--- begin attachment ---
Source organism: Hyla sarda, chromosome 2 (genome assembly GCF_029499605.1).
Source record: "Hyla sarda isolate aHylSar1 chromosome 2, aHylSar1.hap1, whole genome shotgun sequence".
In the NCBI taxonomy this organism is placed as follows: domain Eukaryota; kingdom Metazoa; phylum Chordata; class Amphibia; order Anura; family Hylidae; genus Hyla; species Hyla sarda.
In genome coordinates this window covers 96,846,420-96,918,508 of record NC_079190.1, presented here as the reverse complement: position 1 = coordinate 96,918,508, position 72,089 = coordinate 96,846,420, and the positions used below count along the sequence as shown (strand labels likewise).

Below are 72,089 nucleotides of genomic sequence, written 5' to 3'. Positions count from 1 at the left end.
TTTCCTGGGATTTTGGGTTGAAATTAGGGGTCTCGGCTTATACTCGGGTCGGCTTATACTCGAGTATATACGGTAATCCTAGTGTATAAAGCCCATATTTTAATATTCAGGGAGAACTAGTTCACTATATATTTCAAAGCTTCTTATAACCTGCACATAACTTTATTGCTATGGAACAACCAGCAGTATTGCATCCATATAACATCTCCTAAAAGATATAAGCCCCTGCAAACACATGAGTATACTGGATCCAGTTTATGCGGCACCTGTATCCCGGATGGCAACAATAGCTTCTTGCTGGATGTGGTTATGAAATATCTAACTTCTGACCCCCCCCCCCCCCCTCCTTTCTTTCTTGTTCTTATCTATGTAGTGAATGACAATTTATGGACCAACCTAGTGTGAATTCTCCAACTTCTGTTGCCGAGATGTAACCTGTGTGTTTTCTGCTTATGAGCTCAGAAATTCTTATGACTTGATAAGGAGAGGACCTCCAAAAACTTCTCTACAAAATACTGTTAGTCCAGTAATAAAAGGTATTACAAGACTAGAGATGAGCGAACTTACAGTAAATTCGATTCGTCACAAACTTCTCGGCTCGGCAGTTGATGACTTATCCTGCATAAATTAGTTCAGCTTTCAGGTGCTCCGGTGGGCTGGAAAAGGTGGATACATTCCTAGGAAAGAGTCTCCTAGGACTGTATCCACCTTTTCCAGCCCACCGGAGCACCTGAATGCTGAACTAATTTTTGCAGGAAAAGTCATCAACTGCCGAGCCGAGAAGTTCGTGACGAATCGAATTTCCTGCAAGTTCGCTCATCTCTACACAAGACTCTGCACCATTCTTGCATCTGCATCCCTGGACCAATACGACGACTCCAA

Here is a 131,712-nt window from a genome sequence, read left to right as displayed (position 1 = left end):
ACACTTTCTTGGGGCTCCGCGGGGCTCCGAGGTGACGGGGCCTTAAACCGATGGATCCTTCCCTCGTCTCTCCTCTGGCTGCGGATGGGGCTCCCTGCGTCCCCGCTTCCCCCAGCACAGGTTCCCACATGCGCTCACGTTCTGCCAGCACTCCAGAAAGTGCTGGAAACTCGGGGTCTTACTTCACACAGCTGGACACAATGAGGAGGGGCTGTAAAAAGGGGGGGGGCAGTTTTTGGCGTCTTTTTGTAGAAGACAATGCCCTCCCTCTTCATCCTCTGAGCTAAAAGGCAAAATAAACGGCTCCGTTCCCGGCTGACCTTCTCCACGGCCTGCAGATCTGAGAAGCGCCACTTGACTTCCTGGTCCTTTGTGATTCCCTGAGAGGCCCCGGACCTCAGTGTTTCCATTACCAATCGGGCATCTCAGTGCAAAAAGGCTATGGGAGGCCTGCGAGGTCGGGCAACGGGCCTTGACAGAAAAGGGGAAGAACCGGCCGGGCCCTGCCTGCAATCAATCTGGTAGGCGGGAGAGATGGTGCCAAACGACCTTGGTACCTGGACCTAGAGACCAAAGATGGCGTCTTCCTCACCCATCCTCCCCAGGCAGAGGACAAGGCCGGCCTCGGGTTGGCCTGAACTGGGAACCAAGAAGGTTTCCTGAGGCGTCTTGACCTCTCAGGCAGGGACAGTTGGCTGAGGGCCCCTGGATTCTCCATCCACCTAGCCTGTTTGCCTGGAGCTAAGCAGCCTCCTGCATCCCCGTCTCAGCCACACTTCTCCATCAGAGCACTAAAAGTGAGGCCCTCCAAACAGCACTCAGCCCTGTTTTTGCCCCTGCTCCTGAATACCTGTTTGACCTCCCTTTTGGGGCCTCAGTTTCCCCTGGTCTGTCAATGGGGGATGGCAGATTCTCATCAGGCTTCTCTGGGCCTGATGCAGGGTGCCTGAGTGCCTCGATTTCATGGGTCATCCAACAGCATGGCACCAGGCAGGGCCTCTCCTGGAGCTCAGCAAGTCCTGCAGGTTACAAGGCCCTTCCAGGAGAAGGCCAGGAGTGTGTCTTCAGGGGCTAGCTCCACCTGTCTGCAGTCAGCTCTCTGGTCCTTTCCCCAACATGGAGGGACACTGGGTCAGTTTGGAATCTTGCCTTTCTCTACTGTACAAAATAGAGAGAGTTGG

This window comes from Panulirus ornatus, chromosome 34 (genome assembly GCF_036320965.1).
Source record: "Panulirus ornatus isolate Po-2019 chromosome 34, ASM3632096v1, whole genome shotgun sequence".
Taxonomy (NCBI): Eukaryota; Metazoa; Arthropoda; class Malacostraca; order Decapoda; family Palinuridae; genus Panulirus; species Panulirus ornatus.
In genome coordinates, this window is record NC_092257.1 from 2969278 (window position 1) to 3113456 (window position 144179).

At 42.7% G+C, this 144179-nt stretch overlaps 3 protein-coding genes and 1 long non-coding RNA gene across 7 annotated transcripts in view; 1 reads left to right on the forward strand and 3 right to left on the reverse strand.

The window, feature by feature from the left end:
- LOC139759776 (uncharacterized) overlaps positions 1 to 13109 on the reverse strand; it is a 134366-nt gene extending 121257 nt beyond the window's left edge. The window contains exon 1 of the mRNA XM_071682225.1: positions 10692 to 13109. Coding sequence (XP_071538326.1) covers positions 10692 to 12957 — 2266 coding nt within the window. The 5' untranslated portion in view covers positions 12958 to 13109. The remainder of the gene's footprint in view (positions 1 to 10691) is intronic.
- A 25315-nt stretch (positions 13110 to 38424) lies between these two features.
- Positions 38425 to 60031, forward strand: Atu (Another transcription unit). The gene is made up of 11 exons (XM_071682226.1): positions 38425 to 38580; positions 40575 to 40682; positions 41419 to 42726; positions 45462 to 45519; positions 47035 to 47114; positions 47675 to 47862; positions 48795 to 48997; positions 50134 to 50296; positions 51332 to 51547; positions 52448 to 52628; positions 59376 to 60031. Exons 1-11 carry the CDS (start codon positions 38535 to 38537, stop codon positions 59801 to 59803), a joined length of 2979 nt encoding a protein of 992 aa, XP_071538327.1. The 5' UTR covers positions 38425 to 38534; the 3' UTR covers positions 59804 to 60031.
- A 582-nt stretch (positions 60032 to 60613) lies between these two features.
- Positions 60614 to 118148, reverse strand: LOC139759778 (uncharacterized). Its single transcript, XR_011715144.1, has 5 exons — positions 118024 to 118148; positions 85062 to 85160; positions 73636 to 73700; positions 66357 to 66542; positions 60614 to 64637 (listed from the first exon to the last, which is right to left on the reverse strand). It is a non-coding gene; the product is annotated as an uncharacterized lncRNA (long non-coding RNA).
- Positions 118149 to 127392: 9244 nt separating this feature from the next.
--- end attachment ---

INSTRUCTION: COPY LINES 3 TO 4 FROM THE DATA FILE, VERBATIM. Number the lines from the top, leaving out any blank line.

In the NCBI taxonomy this organism is placed as follows: domain Eukaryota; kingdom Metazoa; phylum Chordata; class Amphibia; order Anura; family Hylidae; genus Hyla; species Hyla sarda.
In genome coordinates this window covers 96,846,420-96,918,508 of record NC_079190.1, presented here as the reverse complement: position 1 = coordinate 96,918,508, position 72,089 = coordinate 96,846,420, and the positions used below count along the sequence as shown (strand labels likewise).